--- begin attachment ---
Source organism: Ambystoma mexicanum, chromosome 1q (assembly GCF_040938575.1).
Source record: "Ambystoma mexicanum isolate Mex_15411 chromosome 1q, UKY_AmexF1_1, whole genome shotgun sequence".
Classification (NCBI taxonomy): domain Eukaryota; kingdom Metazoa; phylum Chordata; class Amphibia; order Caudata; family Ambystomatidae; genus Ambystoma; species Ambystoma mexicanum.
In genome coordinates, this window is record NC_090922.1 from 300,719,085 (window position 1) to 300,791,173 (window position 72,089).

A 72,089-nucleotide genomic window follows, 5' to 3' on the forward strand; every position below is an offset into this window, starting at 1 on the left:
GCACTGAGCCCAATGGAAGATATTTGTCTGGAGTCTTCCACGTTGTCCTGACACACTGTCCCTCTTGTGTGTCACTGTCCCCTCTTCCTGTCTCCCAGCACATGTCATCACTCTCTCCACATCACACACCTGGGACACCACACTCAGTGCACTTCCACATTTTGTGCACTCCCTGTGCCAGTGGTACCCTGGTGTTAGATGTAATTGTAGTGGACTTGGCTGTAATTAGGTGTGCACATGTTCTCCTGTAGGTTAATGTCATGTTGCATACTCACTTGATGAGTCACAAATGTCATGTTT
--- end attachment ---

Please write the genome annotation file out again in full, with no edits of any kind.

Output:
Source organism: Ambystoma mexicanum, chromosome 1q (assembly GCF_040938575.1).
Source record: "Ambystoma mexicanum isolate Mex_15411 chromosome 1q, UKY_AmexF1_1, whole genome shotgun sequence".
Classification (NCBI taxonomy): domain Eukaryota; kingdom Metazoa; phylum Chordata; class Amphibia; order Caudata; family Ambystomatidae; genus Ambystoma; species Ambystoma mexicanum.
In genome coordinates, this window is record NC_090922.1 from 300,719,085 (window position 1) to 300,791,173 (window position 72,089).

A 72,089-nucleotide genomic window follows, 5' to 3' on the forward strand; every position below is an offset into this window, starting at 1 on the left:
GCACTGAGCCCAATGGAAGATATTTGTCTGGAGTCTTCCACGTTGTCCTGACACACTGTCCCTCTTGTGTGTCACTGTCCCCTCTTCCTGTCTCCCAGCACATGTCATCACTCTCTCCACATCACACACCTGGGACACCACACTCAGTGCACTTCCACATTTTGTGCACTCCCTGTGCCAGTGGTACCCTGGTGTTAGATGTAATTGTAGTGGACTTGGCTGTAATTAGGTGTGCACATGTTCTCCTGTAGGTTAATGTCATGTTGCATACTCACTTGATGAGTCACAAATGTCATGTTT